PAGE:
His ideas were al about behaviour. “Measure drive behaviours, not performance. Measure pain not performance.”
The change was all about cultural architecture. Wood continued on saying “You cannot ask staff what their issue are and then ignore it.” One of the first things Oxford Instruments did in the beginning of the year and half long LSS project was give their employees a survey on how engaged and happy they felt about their work place. The results showed that less than 30% were satisfied with their workplace. In most recent survey, that’s gone up to over 70%-and more people now fill in and return the forms too!
The change team are all volunteers from the workforce who saw the possibilities for improving their daily worklife. The programme teaches managers their primary job is to remove the barriers that stop the staff from doing their job.
“They come to work to do a job,” commented Wood, “and all we do it put those barriers in front of them.”
One of the keys is positive reinforcement; simple kaizens, JBI problems that you know you can fix. “People want to know they’re getting better measure their success.”
The firm uses three Ms: What does it mean to ME, what does it mean to my MATES, and what does it mean in terms of MONEY?
If the staff see the benefits they will engage. If they managers see the staff are more productive they’ll feel the benefits in the bank balance. “Basically, “concluded Wood, “we never want to see a problem come back.”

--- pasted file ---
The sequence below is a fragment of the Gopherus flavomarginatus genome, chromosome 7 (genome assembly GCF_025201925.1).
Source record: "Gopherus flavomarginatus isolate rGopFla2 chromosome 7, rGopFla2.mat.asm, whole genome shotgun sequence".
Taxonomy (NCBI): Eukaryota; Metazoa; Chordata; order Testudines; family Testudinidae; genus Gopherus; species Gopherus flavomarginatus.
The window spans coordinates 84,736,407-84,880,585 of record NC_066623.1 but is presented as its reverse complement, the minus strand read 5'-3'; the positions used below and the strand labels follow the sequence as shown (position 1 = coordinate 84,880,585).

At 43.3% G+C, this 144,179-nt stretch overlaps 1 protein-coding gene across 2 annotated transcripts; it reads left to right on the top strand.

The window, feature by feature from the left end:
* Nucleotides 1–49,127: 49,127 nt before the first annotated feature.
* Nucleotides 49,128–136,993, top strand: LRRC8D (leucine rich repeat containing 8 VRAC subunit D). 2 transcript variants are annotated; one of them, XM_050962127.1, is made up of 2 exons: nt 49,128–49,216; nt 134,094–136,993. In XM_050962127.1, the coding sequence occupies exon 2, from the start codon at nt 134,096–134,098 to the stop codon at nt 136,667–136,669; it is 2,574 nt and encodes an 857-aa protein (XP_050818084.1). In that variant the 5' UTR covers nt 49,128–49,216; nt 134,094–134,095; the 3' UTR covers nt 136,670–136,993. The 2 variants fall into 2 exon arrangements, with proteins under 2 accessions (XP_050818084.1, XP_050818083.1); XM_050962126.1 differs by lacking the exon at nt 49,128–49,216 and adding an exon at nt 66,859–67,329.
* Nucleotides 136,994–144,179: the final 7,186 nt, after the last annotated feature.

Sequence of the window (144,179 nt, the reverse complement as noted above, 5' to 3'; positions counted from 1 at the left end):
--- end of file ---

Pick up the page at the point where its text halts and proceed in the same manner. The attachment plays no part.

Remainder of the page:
Using IT to maximise the ROI (return of investment) of your manufacturing investment to drive CI? Then you will have found Fraser Thomson from Cimlogic helpful. How were they going to use IT and MES systems to better lean?
“Everyone wants to improve,” stated Thomson, “And 71% of manufacturers spent more on IT in 2013 than they did in 2014.” It’s big business and in today’s modern workplace you have to have IT systems that are functional and quick. The generational excuse, or “that’s the way we’ve always done it.” Doesn’t cut it anymore.
The main reason for lack of investment however, is cost and lack of confidence in ROI. “We need to bring systems together and share data.”
And then it was time for the day’s most interactive session. Howard Bettany and Agata Choma, lean mangers from Parker Hannifin, asked why do we need a culture of CI?
The first thing they wanted was to put themselves out of a job: lean managers and directors are a waste of time. It should all be about the staff self-managing and self-motivating. They want the programme to build up and inspire value steams and loyalty. And had one thing to say: it’s all about the coaching. “You cannot master something without routine,” Bettany stated, “It’s the routine to create a culture of problem solving.”
They believed that lean change was a body, and without all the requisite parts it couldn’t work. The key learning points is the coaching loop is critical, barrier removal through the layers and “It’s all about those teachable moments.”